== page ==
Opera, music, theater, and art in Los Angeles and beyond
June 25, 2018
On Sunday, the San Francisco Opera closed the second of three performances of Wagner’s Der Ring des Nibelungen with a thoroughly enjoyable performance of Götterdammerung. It’s a satisfying performance to be sure if not necessarily a great one. Zambello’s pastiche of themes pulls into the arguable “feminist” phase of the cycle with a focus on the women in the cast – Rheinmaidens, Gutrune and Bünnhilde - gathering together to do what is right. They bring an end to the morally bankrupt order of the gods by returning the gold to its rightful place and offing the likes of Hagen who is suffocated with a bag instead of drowning in the Rhein. All of this is certainly fair game artistically and feminist themes, like the elements of class struggle and the role of environmentalism that permeate Zambello’s production, are interesting, worthwhile interpretative ideas. What’s missing, though, and really what keeps this production from being great in the end, is how painfully spelled out it all is for the audience. Zambello’s direction is often broad and so on-the-nose that there is little room for bewilderment or mystery. Take Act II in this case where the Gibichung men en masse physically assault their wives when the women show support and concern for the wronged and defiant Brünnhilde. It does help set up the role these same women will play in the finale, but it’s also rather labored in its efforts to get the point across. A great production, one that bears viewing over and over, is one that pulls you in but never entirely reveals itself to you. One that always leaves you looking and wondering. One that yields something new on each viewing.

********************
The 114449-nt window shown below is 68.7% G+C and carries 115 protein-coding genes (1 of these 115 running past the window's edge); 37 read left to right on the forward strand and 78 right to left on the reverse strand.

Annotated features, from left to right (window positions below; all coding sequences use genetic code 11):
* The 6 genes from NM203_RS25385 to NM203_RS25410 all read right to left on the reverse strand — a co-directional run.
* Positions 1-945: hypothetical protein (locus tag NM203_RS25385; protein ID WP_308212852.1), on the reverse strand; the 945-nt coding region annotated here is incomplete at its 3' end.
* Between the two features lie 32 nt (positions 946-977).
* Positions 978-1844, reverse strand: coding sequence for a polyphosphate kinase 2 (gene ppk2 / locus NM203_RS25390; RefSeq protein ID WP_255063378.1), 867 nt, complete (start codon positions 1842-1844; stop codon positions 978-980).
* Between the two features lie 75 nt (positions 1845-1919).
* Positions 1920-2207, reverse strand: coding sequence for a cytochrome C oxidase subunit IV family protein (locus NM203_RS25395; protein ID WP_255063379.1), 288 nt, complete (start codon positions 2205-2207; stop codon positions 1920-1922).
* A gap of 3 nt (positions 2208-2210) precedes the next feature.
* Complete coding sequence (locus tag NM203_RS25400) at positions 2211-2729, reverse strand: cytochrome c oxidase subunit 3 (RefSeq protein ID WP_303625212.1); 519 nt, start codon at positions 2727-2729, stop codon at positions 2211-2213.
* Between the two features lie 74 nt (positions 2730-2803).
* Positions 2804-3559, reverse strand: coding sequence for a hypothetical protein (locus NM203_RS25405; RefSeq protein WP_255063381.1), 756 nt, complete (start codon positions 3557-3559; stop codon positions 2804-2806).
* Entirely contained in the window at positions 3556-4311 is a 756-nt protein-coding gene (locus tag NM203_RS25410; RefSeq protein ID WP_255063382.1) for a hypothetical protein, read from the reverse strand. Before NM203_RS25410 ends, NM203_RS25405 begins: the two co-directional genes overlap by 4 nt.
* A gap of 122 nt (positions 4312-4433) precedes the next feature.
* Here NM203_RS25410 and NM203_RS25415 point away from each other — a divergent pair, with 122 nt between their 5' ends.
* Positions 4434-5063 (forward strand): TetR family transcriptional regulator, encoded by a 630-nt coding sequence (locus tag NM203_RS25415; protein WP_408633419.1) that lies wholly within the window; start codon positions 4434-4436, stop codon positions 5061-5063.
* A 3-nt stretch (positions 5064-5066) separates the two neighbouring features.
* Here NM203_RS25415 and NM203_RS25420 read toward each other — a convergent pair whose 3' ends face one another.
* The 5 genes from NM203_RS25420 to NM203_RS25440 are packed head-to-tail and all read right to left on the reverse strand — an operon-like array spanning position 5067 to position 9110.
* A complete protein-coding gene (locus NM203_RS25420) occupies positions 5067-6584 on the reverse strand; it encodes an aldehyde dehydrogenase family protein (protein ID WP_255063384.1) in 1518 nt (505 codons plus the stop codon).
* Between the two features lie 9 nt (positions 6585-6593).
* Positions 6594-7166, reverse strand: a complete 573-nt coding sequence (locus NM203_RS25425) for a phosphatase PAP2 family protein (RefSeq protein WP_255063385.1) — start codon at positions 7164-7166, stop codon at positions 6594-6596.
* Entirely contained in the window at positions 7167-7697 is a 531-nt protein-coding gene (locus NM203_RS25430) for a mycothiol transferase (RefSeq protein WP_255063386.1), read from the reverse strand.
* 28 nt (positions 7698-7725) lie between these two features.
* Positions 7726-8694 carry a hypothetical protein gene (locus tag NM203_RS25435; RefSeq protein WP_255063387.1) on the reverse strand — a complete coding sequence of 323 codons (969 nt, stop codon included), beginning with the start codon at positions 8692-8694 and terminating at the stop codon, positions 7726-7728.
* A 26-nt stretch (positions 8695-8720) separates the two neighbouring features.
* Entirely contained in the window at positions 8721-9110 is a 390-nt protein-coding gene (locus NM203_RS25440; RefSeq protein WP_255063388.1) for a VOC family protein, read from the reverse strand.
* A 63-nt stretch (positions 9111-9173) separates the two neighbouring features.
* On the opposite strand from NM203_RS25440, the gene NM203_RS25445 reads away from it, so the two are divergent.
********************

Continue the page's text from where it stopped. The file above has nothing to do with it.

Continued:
And just as the production fully reveals itself in these final five hours, the musical performance does as well. Donald Runnicles has conducted beautiful performances all week without a doubt. Performances of the Ring have been his hallmark with this company throughout his long association with them. But Sunday, and all of the Ring performances this week, also revealed some changes. His conducting was far less urgent than previously and often more relaxed and methodical. It certainly was an approach that made room for the vocalists on stage, and Irene Theorin continued to deliver real excitement on stage. At times her sound would drift away in the middle range getting lost in the orchestra, but there was never any doubt who was at the center of it all. Daniel Brenna continued to be an energetic and clear Siegfried, and Andrea Silvestrelli was an able Hagen. Perhaps even more important than ideas in an opera production, though, is chemistry. And if the measure is how well all of these artists spurred each other on in a performance is any gauge of success, San Francisco has remounted a Ring cycle that any company should envy.